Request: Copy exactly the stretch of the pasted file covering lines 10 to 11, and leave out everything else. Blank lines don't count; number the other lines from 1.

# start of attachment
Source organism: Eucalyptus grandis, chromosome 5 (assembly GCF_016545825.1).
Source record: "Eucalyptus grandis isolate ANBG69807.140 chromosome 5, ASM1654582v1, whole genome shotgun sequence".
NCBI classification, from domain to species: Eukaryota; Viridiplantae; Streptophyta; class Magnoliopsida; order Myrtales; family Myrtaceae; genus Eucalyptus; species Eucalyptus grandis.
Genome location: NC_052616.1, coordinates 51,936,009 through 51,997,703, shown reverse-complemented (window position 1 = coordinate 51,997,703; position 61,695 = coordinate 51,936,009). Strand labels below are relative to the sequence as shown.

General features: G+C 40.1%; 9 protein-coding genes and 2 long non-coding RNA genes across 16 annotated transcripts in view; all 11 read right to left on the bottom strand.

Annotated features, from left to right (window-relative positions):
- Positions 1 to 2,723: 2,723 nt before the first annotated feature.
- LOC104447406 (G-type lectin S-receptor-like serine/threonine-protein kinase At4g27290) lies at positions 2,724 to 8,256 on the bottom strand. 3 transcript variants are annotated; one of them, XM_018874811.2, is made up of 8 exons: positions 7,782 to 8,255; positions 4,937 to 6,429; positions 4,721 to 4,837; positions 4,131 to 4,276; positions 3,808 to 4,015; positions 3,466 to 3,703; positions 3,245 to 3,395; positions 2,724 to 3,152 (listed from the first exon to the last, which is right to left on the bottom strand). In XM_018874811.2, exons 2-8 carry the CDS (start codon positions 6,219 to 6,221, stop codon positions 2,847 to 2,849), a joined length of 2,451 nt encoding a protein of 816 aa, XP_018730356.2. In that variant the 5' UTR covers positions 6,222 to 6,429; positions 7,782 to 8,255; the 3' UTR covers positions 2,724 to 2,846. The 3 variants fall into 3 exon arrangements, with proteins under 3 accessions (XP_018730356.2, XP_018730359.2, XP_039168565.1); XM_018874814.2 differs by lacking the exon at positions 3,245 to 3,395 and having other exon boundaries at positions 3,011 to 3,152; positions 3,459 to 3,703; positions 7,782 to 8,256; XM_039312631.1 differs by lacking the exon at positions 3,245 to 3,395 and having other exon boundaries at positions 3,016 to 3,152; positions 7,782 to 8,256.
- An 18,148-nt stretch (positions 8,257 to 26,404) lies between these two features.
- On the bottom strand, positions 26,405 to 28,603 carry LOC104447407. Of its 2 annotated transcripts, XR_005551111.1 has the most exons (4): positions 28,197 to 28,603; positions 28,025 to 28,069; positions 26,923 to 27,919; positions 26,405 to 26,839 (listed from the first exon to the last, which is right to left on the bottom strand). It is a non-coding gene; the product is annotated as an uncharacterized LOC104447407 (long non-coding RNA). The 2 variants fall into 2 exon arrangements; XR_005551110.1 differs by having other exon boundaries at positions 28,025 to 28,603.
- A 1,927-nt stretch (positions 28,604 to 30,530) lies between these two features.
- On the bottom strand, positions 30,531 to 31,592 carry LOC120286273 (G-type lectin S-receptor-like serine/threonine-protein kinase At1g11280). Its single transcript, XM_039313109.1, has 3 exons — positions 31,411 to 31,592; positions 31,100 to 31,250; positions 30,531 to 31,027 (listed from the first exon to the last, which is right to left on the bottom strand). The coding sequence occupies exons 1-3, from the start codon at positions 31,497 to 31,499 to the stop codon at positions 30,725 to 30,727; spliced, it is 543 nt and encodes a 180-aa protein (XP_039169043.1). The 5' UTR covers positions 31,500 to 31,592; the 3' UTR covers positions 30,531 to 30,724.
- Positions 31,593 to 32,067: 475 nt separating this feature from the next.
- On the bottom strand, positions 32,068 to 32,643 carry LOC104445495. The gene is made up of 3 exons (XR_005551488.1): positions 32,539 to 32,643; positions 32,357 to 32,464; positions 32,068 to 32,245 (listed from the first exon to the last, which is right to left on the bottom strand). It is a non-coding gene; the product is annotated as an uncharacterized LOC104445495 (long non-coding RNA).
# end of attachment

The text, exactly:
- On the bottom strand, positions 26,405 to 28,603 carry LOC104447407. Of its 2 annotated transcripts, XR_005551111.1 has the most exons (4): positions 28,197 to 28,603; positions 28,025 to 28,069; positions 26,923 to 27,919; positions 26,405 to 26,839 (listed from the first exon to the last, which is right to left on the bottom strand). It is a non-coding gene; the product is annotated as an uncharacterized LOC104447407 (long non-coding RNA). The 2 variants fall into 2 exon arrangements; XR_005551110.1 differs by having other exon boundaries at positions 28,025 to 28,603.
- A 1,927-nt stretch (positions 28,604 to 30,530) lies between these two features.